By Michael Lee
Washington Post Staff Writer
Wednesday, March 25, 2009
OKLAHOMA CITY -- Banned from bowling because of a sprained right ankle, Kevin Durant was at the back of a bowling alley here in the Bricktown area of downtown one recent evening, doing what he usually does when he's not playing basketball -- playing the Xbox video game "NBA 2K9." Durant clicked his video game controller and, with the regularity of the falling pins, confused his opponent, 13-year-old Alex Lemcke, by repeating the words, "Slap that."
It wasn't trash talk so much as a way to motivate Durant through what turned out to be a more competitive than expected game. After nervously watching Lemcke's computer-generated Kobe Bryant miss a potential game-tying three-pointer, the real life Durant celebrated his close win by quietly pumping his fist. Then he high-fived Lemcke. The slapping -- Durant's word for "beating" -- was complete.
Durant was doing his part to keep Oklahoma City Thunder season ticket holders engaged and entertained as the team attempted to woo them back with renewal packages. He glided through the bowling alley -- bad ankle and all -- happily signing autographs and taking pictures with fans. He held a brief conversation with Thunder owner Clay Bennett, shook hands with more children, then stepped outside for another meet-and-greet. When Durant heard a live jazz band playing nearby, he immediately broke into a goofy dance.
What else would you expect when the face of a fledgling franchise is barely 20 years old?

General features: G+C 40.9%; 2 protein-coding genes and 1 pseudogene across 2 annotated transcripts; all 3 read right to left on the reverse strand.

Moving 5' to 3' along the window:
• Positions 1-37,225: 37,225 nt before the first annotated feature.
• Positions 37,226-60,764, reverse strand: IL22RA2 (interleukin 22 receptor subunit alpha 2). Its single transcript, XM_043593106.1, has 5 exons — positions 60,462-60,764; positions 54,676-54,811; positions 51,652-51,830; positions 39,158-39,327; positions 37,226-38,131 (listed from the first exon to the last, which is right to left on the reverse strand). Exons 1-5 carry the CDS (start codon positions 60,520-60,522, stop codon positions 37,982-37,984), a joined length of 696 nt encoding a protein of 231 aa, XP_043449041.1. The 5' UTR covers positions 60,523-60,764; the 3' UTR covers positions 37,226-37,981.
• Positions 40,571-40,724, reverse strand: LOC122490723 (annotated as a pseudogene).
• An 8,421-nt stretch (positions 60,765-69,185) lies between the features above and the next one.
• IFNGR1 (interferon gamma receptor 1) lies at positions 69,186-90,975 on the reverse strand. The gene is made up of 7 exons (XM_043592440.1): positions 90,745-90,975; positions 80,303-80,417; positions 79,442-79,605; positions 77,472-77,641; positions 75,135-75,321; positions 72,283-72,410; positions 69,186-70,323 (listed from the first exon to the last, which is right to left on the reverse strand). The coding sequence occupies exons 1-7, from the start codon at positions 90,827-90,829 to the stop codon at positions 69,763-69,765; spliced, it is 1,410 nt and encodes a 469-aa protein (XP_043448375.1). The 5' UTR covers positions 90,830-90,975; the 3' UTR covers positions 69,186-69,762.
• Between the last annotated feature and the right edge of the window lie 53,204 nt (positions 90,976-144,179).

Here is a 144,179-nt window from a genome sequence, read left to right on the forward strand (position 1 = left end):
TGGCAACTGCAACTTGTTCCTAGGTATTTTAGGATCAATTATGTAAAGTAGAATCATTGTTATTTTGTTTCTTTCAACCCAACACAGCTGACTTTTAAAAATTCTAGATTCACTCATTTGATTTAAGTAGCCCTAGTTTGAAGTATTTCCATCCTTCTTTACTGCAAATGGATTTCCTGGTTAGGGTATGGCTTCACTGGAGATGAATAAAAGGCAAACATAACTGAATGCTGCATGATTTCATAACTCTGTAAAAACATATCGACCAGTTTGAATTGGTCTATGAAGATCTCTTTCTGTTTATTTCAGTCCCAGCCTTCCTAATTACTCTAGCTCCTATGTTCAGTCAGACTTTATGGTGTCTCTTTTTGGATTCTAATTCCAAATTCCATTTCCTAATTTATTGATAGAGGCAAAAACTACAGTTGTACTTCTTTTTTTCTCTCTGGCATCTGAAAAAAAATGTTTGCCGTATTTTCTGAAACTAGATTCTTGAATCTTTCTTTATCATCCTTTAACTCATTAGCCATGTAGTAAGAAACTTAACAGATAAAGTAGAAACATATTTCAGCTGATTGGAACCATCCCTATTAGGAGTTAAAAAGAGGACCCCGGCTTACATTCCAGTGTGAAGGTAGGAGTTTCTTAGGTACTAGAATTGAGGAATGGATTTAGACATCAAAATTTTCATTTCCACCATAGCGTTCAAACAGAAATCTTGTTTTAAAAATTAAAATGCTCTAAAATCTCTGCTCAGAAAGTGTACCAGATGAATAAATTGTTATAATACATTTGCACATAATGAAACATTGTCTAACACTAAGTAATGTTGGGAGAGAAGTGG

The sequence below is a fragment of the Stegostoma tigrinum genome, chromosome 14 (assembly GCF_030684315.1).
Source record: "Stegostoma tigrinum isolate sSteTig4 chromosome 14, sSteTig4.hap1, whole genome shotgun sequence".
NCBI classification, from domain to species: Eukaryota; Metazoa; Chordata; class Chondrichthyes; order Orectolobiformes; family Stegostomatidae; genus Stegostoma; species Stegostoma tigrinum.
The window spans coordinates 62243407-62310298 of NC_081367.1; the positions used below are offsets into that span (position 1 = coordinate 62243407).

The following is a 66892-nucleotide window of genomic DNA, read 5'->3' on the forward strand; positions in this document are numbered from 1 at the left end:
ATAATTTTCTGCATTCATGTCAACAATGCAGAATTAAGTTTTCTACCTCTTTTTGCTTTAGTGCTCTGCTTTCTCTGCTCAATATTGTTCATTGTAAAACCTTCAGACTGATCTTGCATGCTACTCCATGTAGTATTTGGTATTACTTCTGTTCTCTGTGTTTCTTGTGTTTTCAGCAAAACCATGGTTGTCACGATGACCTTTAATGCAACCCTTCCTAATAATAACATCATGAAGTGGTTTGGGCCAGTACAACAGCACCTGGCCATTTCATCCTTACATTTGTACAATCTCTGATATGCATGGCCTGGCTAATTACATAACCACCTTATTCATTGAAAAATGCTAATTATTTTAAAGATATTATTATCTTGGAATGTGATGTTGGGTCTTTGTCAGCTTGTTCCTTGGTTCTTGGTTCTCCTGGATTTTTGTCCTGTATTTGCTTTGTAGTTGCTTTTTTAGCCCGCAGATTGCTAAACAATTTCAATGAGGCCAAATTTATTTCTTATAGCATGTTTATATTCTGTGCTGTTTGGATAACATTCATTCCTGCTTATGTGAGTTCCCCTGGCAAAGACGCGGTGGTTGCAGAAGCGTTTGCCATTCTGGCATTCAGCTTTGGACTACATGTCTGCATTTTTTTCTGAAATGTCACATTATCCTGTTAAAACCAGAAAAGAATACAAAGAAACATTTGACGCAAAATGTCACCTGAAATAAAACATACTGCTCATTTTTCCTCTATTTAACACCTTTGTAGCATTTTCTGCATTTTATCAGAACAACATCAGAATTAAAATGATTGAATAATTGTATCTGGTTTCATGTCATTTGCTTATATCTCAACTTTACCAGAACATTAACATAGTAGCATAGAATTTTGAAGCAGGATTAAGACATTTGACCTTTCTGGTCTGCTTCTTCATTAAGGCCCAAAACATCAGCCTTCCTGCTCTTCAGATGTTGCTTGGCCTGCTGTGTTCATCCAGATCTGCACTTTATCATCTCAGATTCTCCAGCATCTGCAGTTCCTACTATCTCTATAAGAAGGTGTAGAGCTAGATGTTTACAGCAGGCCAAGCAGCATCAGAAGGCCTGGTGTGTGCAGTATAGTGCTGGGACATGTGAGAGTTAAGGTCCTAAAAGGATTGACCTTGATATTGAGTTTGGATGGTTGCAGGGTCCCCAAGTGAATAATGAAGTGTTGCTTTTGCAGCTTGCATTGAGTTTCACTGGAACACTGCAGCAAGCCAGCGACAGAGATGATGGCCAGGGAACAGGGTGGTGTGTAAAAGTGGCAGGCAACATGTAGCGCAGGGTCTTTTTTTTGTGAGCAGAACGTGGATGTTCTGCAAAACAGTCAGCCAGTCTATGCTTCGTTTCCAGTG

"I'm a big kid," Durant, a Washington native, said recently. "I like to have fun."
The 6-foot-9 Durant truly is having fun in his second NBA season -- and his second NBA city -- since being selected second overall in the 2007 NBA draft after a dominant freshman year at the University of Texas. The lighter-than-a-duffle-bag forward with endless arms is fourth in the league in scoring behind Dwyane Wade, LeBron James and Bryant at 25.9 points per game. And, he could become the second-youngest player in NBA history to average more than 25 points in a season (behind James, who entered the NBA out of high school).
"He's a monster," New Orleans Coach Byron Scott said about Durant. "If he adds another 10 or 15 pounds of pure muscle and keeps his athleticism and his speed and his quickness, he's going to be tough to guard. Five more years, he'll be close to Kobe and LeBron as far as guys you almost can't guard."
Although the Thunder (20-51) has one of the league's worst records, the team steadily improved under interim coach Scott Brooks, who replaced P.J. Carlesimo after the team started 1-12. With the development of Durant, former Georgetown star Jeff Green and rookie Russell Westbrook, the Thunder has gone 17-22 since starting the season 3-29.
Durant had the best month of his career in February, when he averaged 33.1 points in his first 10 games -- including a career-high 47 points against New Orleans on Feb. 17 -- before suffering a sprained right ankle in Dallas at the end of the month. "I got that confidence like whoever is guarding me, I can score on him," Durant said of his hot February.
Durant excelled during All-Star Weekend, as he set a new scoring record in the Rookie Challenge with 46 points and won the first-ever H-O-R-S-E competition. Texas also retired his jersey with a moving ceremony in which Durant wept as he saw the No. 35 lifted to the rafters. "I tried to keep it in, man. I told everybody, 'I'm from D.C, we don't cry.' But once I saw my number up there -- it was more than a number for me," said Durant, who wears 35 in honor of his former AAU coach, Charles Craig, who died at 35.
Durant missed seven games with his ankle injury, but he has averaged 25.6 points in his first six games back, leading the Thunder to an upset win over San Antonio last week.